Last month, my blog was “Do I Have to Be Funny?” My conclusion is “Not necessarily – – but it wouldn’t hurt!” The gift of laughter connects you to your listener. Here are three humor techniques you can incorporate into your driest information:
1. The act-out
This technique is widely used in comedy. You’ve even used it yourself, when you tell a story to a friend. You say, “So, then she said ‘How could you?!’” You are acting out the shocked tone of voice. You are doing an act-out. Without the act-out, you would say, “So then she was so shocked, and she actually asked how I could do this to her…in a tone.” That’s describing the scenario in a narrative. It’s not funny. Where you get the funny is when you actually perform the dialogue, vocal tone, and personality of the person.
We tend to narrate a client’s rave: “A client wrote me that my service increased her business.” Instead, quote the letter: “A client writes ‘Thank you for your service. It increased my business – – I got two new clients!’” When you act out the voice, your speech comes alive and so does your listener. To see great examples of this, watch any episode of John Oliver’s show on HBO, Last Week Tonight. He uses one act-out after another.
2. Series of 3
Here’s a useful structure for humor writing. In a two-person comedy act, the straight person sets up the pattern that the funny person will break with the punchline. The first sentence sets up the funny sentence. The series of three uses a similar structure. The first two items set the pattern, and the third one breaks the pattern with a twist, a curve, the unexpected. An example from George Carlin: “I live in Florida. Everything is in the eighties: the temperature, the ages, the IQs.”
You can do the same. In a keynote speech, I use a series of three this way:
“We have impending-disaster scenarios in our heads like, “What if…there’s traffic? What if…the car breaks down? What if…the freeway is…GONE!?” Big laugh. Why? Series of three. Traffic is plausible. So is the car breaking down, but less so. These first two are the buildup to the third in the series – the punch line. “The freeway is gone” is hardly plausible, but because of the buildup, it’s funny.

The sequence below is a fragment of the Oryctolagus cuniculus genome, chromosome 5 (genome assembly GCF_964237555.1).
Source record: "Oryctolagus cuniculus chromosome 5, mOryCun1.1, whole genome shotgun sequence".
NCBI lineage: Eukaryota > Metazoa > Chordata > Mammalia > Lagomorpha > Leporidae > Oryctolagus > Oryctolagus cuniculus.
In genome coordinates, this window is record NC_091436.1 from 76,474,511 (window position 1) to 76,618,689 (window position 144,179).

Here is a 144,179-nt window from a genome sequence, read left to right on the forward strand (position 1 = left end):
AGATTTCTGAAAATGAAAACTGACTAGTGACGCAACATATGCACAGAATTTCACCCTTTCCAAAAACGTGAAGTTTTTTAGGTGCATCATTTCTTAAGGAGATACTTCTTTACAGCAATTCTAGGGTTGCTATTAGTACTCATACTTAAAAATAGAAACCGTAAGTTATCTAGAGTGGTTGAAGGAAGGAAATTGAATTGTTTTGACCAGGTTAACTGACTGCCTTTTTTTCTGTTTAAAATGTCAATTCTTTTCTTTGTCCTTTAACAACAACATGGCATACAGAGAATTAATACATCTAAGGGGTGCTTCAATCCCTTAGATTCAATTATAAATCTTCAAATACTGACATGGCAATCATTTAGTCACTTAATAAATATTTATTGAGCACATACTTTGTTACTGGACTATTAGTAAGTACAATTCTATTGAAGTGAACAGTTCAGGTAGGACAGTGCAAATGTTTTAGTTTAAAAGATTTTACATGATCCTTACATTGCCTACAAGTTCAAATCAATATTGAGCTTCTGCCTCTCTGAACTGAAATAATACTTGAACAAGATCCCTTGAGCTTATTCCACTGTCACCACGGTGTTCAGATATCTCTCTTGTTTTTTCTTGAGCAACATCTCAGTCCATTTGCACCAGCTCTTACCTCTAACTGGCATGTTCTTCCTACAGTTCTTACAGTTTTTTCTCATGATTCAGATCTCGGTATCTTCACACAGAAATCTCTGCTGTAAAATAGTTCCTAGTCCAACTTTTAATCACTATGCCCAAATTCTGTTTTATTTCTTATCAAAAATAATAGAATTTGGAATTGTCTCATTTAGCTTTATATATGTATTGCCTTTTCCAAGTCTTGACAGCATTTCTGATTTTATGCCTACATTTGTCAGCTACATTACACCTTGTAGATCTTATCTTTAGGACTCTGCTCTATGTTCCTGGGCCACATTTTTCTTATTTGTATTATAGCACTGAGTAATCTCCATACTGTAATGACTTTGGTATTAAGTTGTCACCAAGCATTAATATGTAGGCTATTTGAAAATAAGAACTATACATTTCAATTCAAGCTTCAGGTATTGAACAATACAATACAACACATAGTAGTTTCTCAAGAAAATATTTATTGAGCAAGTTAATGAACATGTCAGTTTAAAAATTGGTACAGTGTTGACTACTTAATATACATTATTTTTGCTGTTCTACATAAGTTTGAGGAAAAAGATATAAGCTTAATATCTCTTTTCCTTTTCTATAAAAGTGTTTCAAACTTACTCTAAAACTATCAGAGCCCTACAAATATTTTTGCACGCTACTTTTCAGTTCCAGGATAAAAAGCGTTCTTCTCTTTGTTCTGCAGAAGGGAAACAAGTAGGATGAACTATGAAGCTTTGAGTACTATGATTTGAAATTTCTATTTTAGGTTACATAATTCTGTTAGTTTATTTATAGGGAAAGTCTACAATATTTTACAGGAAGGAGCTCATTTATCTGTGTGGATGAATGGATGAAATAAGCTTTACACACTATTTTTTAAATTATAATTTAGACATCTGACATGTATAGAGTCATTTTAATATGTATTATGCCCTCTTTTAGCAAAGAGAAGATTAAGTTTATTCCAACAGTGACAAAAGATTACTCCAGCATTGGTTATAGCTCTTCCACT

3. The call-back
Another technique comedians use is the “call-back.” You literally call back a previous phrase or sentence so that it becomes sort of a rally cry. It’s a technique that creates a closer connection with your audience, helps them remember your material, and possibly gets you a laugh.
The call-back in a speech doesn’t have to refer back to something funny in order to be effective; it just has to connect with the audience emotionally. In my football book speech to women conferences, I tell the story that got me hooked on the value of football, and all sports. My boyfriend pointed out, “The whistle blew–the play is over.” It gave me pause. I point out to the audience how important that is for women, and we need to have short memories. All of us need not drag the bad stuff into the next moment; we need to shake off the bad plays and move on. During the speech, I repeat the sentence, “The whistle blew–the play is over,” and each time, the response is a reverent quietness from the audience. I know they “got it.”
Repetition builds relevance and reinforces the relationship between the speaker and the audience.
Please call me to schedule your complimentary 30-minute phone call. I can help you “find the funny.”